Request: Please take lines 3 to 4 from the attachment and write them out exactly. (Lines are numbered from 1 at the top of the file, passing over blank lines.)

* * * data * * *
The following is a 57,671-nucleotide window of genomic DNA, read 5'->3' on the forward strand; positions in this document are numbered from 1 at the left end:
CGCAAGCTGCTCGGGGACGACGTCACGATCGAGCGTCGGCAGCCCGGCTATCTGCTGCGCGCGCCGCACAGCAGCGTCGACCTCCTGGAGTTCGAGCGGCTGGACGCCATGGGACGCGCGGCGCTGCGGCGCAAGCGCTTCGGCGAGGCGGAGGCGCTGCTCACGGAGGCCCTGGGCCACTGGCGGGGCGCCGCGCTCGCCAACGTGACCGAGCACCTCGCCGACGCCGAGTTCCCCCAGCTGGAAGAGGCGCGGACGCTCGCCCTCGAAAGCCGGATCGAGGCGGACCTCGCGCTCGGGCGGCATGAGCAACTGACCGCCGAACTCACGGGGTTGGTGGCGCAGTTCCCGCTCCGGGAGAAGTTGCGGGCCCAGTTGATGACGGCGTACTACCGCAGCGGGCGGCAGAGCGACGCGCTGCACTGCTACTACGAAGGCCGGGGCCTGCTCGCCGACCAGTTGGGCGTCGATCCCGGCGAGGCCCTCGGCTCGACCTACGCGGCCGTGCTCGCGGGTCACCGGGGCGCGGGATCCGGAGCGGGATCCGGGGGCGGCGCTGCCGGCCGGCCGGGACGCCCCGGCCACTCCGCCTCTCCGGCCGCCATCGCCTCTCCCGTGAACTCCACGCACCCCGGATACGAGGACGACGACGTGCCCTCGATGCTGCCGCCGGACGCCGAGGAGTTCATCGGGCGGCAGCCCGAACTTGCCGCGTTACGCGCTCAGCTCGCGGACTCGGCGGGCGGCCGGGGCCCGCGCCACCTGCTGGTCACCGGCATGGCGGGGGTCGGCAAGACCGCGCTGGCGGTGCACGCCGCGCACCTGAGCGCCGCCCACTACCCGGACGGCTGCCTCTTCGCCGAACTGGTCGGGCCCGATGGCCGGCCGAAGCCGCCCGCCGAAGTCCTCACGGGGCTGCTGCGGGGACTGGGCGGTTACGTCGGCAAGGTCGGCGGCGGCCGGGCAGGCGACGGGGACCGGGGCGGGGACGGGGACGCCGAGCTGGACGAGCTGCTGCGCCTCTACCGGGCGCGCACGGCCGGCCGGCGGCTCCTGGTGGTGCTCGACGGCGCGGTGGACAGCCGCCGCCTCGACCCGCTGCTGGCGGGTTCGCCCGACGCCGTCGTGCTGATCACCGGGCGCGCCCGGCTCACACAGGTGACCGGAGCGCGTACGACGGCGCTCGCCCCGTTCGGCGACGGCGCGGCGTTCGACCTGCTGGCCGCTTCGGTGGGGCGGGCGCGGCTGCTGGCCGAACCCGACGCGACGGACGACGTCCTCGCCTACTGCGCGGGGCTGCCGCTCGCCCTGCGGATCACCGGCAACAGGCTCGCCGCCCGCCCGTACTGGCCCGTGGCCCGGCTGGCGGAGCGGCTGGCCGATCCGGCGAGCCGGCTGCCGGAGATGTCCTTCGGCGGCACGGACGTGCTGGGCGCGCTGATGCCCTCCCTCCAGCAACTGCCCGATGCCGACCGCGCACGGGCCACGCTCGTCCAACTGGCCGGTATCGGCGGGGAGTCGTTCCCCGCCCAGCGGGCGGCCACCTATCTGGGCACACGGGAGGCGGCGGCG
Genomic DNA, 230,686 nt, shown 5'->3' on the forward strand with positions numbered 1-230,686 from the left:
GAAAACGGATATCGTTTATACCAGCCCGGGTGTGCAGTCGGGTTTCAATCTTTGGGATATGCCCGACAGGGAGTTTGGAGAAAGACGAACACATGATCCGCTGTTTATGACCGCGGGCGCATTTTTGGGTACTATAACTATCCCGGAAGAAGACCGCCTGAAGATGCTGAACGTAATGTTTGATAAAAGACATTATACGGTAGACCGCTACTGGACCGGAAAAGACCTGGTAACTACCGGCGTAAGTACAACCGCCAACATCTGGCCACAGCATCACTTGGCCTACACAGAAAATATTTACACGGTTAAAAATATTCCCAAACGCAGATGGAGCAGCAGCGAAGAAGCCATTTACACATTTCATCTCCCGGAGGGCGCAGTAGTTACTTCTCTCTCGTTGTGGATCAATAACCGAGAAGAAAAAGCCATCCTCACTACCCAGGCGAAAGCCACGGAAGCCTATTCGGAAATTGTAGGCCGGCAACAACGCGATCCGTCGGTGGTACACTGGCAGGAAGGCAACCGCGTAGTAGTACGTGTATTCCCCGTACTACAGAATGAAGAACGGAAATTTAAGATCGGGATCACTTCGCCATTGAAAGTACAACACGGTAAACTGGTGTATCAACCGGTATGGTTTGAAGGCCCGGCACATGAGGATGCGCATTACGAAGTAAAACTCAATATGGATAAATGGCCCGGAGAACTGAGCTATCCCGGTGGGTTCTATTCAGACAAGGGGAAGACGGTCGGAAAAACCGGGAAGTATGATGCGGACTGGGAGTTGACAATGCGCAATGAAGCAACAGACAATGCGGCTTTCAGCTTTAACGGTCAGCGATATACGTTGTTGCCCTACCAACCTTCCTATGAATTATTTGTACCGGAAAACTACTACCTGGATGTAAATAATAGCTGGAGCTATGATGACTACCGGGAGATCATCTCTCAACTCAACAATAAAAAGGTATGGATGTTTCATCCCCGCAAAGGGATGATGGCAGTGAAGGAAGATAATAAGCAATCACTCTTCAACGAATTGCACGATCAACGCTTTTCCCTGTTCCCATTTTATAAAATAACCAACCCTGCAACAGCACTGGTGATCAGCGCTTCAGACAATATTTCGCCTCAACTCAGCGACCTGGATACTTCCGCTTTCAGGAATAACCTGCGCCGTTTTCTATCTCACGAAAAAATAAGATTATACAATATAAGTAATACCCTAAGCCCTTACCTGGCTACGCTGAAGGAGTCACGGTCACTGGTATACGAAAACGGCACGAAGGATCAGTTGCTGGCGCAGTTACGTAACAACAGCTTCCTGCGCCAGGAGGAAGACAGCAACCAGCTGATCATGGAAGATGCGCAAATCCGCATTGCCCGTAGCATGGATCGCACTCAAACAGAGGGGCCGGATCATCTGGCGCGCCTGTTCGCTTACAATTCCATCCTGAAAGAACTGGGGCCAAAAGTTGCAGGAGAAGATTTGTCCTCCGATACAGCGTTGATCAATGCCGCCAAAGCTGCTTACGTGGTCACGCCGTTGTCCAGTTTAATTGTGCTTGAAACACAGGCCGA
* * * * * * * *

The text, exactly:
Genomic DNA, 230,686 nt, shown 5'->3' on the forward strand with positions numbered 1-230,686 from the left:
GAAAACGGATATCGTTTATACCAGCCCGGGTGTGCAGTCGGGTTTCAATCTTTGGGATATGCCCGACAGGGAGTTTGGAGAAAGACGAACACATGATCCGCTGTTTATGACCGCGGGCGCATTTTTGGGTACTATAACTATCCCGGAAGAAGACCGCCTGAAGATGCTGAACGTAATGTTTGATAAAAGACATTATACGGTAGACCGCTACTGGACCGGAAAAGACCTGGTAACTACCGGCGTAAGTACAACCGCCAACATCTGGCCACAGCATCACTTGGCCTACACAGAAAATATTTACACGGTTAAAAATATTCCCAAACGCAGATGGAGCAGCAGCGAAGAAGCCATTTACACATTTCATCTCCCGGAGGGCGCAGTAGTTACTTCTCTCTCGTTGTGGATCAATAACCGAGAAGAAAAAGCCATCCTCACTACCCAGGCGAAAGCCACGGAAGCCTATTCGGAAATTGTAGGCCGGCAACAACGCGATCCGTCGGTGGTACACTGGCAGGAAGGCAACCGCGTAGTAGTACGTGTATTCCCCGTACTACAGAATGAAGAACGGAAATTTAAGATCGGGATCACTTCGCCATTGAAAGTACAACACGGTAAACTGGTGTATCAACCGGTATGGTTTGAAGGCCCGGCACATGAGGATGCGCATTACGAAGTAAAACTCAATATGGATAAATGGCCCGGAGAACTGAGCTATCCCGGTGGGTTCTATTCAGACAAGGGGAAGACGGTCGGAAAAACCGGGAAGTATGATGCGGACTGGGAGTTGACAATGCGCAATGAAGCAACAGACAATGCGGCTTTCAGCTTTAACGGTCAGCGATATACGTTGTTGCCCTACCAACCTTCCTATGAATTATTTGTACCGGAAAACTACTACCTGGATGTAAATAATAGCTGGAGCTATGATGACTACCGGGAGATCATCTCTCAACTCAACAATAAAAAGGTATGGATGTTTCATCCCCGCAAAGGGATGATGGCAGTGAAGGAAGATAATAAGCAATCACTCTTCAACGAATTGCACGATCAACGCTTTTCCCTGTTCCCATTTTATAAAATAACCAACCCTGCAACAGCACTGGTGATCAGCGCTTCAGACAATATTTCGCCTCAACTCAGCGACCTGGATACTTCCGCTTTCAGGAATAACCTGCGCCGTTTTCTATCTCACGAAAAAATAAGATTATACAATATAAGTAATACCCTAAGCCCTTACCTGGCTACGCTGAAGGAGTCACGGTCACTGGTATACGAAAACGGCACGAAGGATCAGTTGCTGGCGCAGTTACGTAACAACAGCTTCCTGCGCCAGGAGGAAGACAGCAACCAGCTGATCATGGAAGATGCGCAAATCCGCATTGCCCGTAGCATGGATCGCACTCAAACAGAGGGGCCGGATCATCTGGCGCGCCTGTTCGCTTACAATTCCATCCTGAAAGAACTGGGGCCAAAAGTTGCAGGAGAAGATTTGTCCTCCGATACAGCGTTGATCAATGCCGCCAAAGCTGCTTACGTGGTCACGCCGTTGTCCAGTTTAATTGTGCTTGAAACACAGGCCGA